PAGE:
Playful does not exclude education.  In fact when I look back on my own schooling (formal and informal) the best learning came from teachers who served up information with some fun in the mix.

I think as planners, speakers, sponsors (and everyone who contributes to a meeting) we need to work to be playful... as we owe that to everyone who is in attendance.

Have A Great Day.

thom singer

Saturday, October 27, 2012

To Error Is Human....

A smart friend told me something very important:

"Making a mistake is not a fault of character, not being able to forgive others for their mistakes is a big one!"

Have A Great Day

thom singer

Friday, October 26, 2012

Cool Things My Friends Do - Tim Tyrell-Smith's Job Search Software

Each Friday on this blog I enjoy highlighting some of the cool things my friends do in their work and personal lives. 

My friend Tim Tyrell-Smith just launched something that he’s been working on for about five years.  Well, that’s a long time, so I figure Tim deserves a spot here in this week’s “cool things my friends do” post.

Tim’s a 25-year marketing guy who quit a full time VP Marketing job to become an entrepreneur. And to dedicate a larger portion of his life to helping people do great things. 

Tim and I met at San Diego State University back in the late 80’s .  We were in "rival" fraternities... but really everyone was friendly. Tim is a Sigma Chi and I am a Beta -- not that any of that stuff matters 20 years later!  ;-).  I had lost touch with Tim for many years, but we reconnected via social media and have become great friends again.

Over the last five years, Tim’s been working hard to create helpful content for a community of professionals going through job search transition. It’s been a passion project for him to reach this community with structured and strategic guidance. And to watch their positive progress toward a new job.

During these five years, a complete strategy was born. From each blog post, template, speech and video he created, the puzzle pieces came together. And about two years ago, he decided to formalize the strategy and make it available as an online software program.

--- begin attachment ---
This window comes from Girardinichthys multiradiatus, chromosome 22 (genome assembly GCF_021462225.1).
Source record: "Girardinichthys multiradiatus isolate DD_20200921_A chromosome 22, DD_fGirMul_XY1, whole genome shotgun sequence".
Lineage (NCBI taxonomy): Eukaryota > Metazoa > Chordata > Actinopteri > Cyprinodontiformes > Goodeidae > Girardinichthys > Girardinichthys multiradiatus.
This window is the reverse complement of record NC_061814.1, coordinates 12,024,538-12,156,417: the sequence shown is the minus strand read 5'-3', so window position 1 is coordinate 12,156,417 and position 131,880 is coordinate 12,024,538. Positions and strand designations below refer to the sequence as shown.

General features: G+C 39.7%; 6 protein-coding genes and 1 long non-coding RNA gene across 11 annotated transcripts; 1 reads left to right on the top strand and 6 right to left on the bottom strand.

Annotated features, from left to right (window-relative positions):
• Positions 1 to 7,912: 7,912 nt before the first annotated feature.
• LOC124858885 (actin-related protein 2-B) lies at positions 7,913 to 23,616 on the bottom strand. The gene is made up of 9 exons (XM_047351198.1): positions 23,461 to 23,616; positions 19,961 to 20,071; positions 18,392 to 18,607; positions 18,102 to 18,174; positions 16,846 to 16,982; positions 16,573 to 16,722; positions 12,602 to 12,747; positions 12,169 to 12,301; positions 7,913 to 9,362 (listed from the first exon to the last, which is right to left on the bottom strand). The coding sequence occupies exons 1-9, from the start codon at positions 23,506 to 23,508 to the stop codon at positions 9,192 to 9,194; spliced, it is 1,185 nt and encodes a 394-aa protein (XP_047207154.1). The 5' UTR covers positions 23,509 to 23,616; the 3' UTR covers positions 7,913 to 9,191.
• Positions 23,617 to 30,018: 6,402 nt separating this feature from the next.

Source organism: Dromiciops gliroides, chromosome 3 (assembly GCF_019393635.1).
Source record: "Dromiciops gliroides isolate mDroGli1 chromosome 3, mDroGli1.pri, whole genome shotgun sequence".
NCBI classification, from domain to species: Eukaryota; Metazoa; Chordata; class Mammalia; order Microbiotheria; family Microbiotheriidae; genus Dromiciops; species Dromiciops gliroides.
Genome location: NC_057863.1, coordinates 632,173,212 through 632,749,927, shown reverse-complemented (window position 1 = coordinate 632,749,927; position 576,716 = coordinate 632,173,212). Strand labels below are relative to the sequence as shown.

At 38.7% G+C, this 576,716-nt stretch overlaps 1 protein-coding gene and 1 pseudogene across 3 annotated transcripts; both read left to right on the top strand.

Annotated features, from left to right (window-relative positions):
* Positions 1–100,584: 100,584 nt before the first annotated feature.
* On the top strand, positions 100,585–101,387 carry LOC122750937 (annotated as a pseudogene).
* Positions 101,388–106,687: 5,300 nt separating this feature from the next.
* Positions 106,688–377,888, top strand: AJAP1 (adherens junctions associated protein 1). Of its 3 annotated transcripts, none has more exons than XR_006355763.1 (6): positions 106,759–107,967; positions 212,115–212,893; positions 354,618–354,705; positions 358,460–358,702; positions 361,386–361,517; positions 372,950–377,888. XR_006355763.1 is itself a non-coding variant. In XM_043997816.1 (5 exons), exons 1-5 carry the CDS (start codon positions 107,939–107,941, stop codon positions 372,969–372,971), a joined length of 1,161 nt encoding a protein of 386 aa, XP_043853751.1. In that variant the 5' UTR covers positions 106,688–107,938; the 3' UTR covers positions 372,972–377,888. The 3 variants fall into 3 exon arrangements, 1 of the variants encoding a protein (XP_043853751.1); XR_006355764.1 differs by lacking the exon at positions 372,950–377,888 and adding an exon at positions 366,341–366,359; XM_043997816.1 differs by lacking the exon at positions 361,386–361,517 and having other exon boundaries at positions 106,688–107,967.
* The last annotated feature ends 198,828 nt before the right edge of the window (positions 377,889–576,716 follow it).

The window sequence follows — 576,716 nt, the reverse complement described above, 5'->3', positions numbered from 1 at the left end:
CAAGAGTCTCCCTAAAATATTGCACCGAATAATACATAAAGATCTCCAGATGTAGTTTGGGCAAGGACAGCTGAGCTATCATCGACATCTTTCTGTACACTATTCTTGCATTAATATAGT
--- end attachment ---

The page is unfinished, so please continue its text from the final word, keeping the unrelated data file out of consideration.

So that’s what Tim just launched – his job search strategy software.

The software offers a structured, step-by-step process to establish a job search strategy. As one user said, “It’s like tax software for your job search”. A complex and often misunderstood process is broken down into smaller, “easier to chew” pieces. And there is significant help (including video) at every step.  Specifically, the software delivers the following:

  • Identification of clear and specific job search objectives (plus help with target companies)
  • A personal branding strategy and profile
  • A complete set of personal marketing materials (resume, cover letter, bio, business card, elevator pitch, references)
  • A customized networking strategy including targeted introductions
  • A purposeful strategy for interview preparation

And since I told Tim I might write about his new software, he said: “Make sure they know about the early bird special we’re running through December 31.  It offers a big reduction in the sign up fee for anyone who will offer feedback during the beta period.” If you are interested or have any questions, you can contact Tim via his blog. Tell him Thom Singer sent you!

And so there you have it. If you are out of work and need new structure and a strategy for your job search, you should visit to learn more.  You can also find him on Twitter (@TimsStrategy) and on Facebook (TimsStrategy).

Have A Great Day

thom singer

Wednesday, October 24, 2012

Inquiry and Exploration vs. Assumption

I had a conversation with a business acquaintance   Upon sharing a story she jumped to a conclusion about the motivation for my actions.  She was critical, and shared her advice, but she was wrong about my intention.  It was not a major issue, nor was she seeking conflict.... yet her point of perspective was wrong, so her advice was useless.